Clumsy Thief: The Game That Teaches How To Add In Your Head

Clumsy Thief is a cartoony, wildly addictive addition game for kids ages 7-11.

I’ll be straight up with you: Clumsy Thief can get loud. You may also have to deal with weeks of kids begging, “PLEASE can we play Clumsy Thief? Pleeeeeaaaase??”

Which, you know, there are worse things than your kid begging to play a math game.

But I can pretty much guarantee you that your kid will come away with some awesome new math skills she didn’t have before.


Clumsy Thief has three versions, each with a different math goal. The rules of play are the same in each.

CLUMSY THIEF: In the original game kids find pairs of numbers that add to 100. They’ll get good at recognizing pairs of numbers like 80+20, 55+45, and 25+75 as combos that add to 100.

CLUMSY THIEF IN THE CANDY SHOP: In Candy Shop, kids find pairs of numbers that add to 20. They’ll get good at finding pairs of numbers like 13+7, 4+16, and 18+2.

(NEW) CLUMSY THIEF JUNIOR: Kids find number pairs that add to 10.


AGES: 7-11 years


BEST FOR: mental addition

  1. Deal 7 cards to each player.
  2. Look at the numbers in your hand and try to find pairs that add to 100. Put these pairs in separate piles, face up on the table with only the top card showing.
  3. Look around at the piles in front of the other players.
  4. You can play on their piles if you have a number that pairs to make 100. For example, if you see a 15 at the top of a pile, you can play your 85 on top of it.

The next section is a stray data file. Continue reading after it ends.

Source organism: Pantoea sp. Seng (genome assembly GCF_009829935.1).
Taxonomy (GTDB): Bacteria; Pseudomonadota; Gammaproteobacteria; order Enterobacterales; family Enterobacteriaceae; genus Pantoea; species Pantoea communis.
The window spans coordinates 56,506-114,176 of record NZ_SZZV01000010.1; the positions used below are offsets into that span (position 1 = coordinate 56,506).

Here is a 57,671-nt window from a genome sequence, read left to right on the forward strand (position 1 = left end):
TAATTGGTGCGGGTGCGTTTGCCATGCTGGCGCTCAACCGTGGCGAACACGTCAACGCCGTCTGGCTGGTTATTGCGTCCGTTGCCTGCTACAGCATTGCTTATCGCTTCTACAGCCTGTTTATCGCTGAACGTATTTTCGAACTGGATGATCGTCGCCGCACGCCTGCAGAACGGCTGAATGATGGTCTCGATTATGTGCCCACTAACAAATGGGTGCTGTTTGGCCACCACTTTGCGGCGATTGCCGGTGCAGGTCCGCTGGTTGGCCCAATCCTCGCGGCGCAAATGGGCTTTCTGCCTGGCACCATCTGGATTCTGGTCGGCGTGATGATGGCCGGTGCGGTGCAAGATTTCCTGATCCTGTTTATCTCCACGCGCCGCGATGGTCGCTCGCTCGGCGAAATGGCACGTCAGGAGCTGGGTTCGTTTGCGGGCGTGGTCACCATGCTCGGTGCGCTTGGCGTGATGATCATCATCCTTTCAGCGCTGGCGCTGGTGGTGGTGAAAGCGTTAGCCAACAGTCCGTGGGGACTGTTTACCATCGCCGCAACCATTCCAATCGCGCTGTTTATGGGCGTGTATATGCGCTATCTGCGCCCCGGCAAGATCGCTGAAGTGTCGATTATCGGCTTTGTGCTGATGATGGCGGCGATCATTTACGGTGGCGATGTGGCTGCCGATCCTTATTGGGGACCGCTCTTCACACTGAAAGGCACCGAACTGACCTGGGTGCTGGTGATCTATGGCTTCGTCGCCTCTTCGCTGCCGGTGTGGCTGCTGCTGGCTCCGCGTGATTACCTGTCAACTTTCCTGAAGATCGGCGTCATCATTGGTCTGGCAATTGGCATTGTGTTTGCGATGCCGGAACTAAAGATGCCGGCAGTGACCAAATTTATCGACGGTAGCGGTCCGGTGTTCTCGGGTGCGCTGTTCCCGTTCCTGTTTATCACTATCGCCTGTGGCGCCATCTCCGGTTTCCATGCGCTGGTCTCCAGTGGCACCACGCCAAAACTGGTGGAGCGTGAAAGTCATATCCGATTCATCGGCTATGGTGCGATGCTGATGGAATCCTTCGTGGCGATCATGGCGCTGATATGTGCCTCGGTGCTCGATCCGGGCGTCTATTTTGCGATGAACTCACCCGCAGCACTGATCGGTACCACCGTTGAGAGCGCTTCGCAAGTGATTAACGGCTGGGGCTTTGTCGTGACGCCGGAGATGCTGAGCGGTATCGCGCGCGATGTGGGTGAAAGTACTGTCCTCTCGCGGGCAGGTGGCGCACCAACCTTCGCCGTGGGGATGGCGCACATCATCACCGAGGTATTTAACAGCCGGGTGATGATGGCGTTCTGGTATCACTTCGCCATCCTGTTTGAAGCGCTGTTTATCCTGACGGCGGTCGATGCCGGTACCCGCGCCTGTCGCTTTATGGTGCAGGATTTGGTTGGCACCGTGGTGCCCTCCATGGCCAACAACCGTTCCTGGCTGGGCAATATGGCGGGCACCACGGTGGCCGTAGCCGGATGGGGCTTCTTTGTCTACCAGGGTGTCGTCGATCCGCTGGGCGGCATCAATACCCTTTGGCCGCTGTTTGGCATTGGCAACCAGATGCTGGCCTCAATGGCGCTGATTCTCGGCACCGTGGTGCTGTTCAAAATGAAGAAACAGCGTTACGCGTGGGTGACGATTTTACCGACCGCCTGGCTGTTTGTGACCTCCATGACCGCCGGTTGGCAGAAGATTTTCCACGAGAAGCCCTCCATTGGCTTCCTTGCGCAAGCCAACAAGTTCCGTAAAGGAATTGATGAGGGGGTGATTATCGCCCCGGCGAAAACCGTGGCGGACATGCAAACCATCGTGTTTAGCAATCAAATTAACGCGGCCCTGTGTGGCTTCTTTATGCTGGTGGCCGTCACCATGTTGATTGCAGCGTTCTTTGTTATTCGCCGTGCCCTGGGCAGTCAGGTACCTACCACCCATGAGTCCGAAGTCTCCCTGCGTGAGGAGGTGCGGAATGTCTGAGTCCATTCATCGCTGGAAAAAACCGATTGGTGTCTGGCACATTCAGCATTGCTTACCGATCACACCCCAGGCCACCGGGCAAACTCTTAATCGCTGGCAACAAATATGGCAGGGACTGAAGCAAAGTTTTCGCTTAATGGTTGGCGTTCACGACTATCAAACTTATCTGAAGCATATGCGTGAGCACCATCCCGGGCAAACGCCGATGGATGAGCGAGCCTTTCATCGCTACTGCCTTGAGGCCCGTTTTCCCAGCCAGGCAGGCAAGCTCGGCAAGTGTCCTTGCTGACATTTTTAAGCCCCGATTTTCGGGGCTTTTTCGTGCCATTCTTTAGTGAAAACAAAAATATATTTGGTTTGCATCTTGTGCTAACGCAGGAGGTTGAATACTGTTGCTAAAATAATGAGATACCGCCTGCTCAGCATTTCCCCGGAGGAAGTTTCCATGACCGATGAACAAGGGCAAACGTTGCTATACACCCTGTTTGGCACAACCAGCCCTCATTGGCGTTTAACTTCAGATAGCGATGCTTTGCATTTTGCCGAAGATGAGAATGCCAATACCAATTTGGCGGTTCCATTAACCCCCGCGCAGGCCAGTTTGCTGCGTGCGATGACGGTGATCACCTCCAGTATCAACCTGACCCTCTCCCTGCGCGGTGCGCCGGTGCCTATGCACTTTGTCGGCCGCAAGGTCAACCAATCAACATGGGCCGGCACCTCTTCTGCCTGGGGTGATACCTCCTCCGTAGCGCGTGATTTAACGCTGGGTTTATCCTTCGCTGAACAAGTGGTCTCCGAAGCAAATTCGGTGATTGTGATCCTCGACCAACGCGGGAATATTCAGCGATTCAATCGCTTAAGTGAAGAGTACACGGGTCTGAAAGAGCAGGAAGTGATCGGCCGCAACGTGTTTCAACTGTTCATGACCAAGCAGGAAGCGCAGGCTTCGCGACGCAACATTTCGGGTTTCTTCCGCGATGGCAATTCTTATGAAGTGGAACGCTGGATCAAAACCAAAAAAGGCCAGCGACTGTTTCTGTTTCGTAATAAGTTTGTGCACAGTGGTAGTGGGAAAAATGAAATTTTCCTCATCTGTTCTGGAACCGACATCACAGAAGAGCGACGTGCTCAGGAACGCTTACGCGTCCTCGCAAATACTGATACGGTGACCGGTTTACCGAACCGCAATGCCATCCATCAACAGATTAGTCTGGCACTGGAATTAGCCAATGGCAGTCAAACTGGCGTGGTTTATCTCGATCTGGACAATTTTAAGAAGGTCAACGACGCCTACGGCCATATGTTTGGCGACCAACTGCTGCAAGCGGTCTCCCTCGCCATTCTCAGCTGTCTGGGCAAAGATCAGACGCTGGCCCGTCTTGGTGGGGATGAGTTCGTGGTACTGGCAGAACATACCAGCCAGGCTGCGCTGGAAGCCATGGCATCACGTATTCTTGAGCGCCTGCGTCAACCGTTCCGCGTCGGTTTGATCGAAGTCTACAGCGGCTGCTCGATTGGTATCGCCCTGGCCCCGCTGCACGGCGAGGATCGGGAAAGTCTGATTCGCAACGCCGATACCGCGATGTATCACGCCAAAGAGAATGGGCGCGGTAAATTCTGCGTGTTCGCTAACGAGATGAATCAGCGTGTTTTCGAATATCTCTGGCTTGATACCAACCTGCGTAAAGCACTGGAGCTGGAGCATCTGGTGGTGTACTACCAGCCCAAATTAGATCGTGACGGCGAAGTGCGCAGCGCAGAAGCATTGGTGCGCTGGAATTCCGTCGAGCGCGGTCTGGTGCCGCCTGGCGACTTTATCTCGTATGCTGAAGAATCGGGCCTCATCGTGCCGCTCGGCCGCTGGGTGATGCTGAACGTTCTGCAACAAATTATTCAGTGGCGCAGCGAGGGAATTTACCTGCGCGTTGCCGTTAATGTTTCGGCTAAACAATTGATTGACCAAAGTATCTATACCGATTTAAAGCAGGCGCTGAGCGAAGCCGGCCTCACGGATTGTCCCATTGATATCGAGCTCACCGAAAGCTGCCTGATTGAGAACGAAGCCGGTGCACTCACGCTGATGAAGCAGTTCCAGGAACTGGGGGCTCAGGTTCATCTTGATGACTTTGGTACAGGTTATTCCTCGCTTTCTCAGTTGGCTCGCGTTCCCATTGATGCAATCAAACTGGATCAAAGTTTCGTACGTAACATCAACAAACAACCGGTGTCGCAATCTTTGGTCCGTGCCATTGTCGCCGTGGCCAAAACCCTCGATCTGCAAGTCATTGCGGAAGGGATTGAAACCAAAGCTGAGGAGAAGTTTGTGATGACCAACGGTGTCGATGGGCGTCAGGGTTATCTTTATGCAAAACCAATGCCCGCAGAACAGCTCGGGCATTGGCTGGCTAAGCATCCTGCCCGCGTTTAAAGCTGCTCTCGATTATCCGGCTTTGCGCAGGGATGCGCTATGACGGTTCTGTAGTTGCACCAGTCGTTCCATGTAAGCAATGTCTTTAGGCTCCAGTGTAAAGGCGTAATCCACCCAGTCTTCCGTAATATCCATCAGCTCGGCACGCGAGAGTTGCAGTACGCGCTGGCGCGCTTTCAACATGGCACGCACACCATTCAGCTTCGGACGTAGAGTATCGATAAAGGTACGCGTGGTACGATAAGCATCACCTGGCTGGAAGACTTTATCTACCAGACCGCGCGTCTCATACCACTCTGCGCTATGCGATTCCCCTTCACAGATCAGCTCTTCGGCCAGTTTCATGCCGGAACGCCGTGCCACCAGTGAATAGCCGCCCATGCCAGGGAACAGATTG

5. Steal any pile you play on and add it to your own. (Yeah, this is the best part!)
  6. The stealing continues, all at the same time, until no-one else can play.
  7. Players draw cards until someone can play, and it all begins again.

There are a few special card that add strategy and make things even more exciting. A thief can be played on any pile to steal it. It can only be stolen again by another thief, or by a jail card.

A jail card can only be played on a thief–and those cards are yours forever.

When all the cards are played, count up the value of your cards in piles of 100. The one with the most money wins.


There are a couple of issues that tend to come up when I see kids playing Clumsy Thief. Here’s how I deal with them.

  1. A child hasn’t learned the number pairs yet, so misses chances to play. The first time we play, we look through the cards and think of number pairs that add to 100. Kids can check this sheet as we play until they feel more confident.
  2. It’s hard to hold all those cards. Sometimes I have them make two rows of cards–finished pairs out front, and their own cards spread out on the ground behind them. This also means I can look at her cards and help out if I see something she’s missed.
  3. Getting upset when someone steals her cards. All you can do is good-naturedly remind them that this is a stealing game…and if she watches closely, she’ll be able to steal it back!


The good: It’s unreal how quickly kids learn to add large numbers in this game. And it’s a card game–takes up next to no storage space.

The bad: Kids can get a little obsessive about it. I sometimes have to forcibly remove it from their line of sight so they will do something else once in awhile.

The verdict: A no brainer–best birthday present ever, and it teaches math, too! Absolutely snatch this one up if you’re looking for a great addition game for kids.

>> Buy Clumsy Thief on Amazon.

This post contains affiliate links. 

Kelli Pearson
Author: Kelli Pearson

Kelli Pearson at Artful Math brings creative math experiences to kids who are underwhelmed by worksheets and tired of feeling like they’re bad at math. With a playful spirit and down-to-earth BFF vibe, she helps kids tap into their powerful brilliant selves and learn math with joy.

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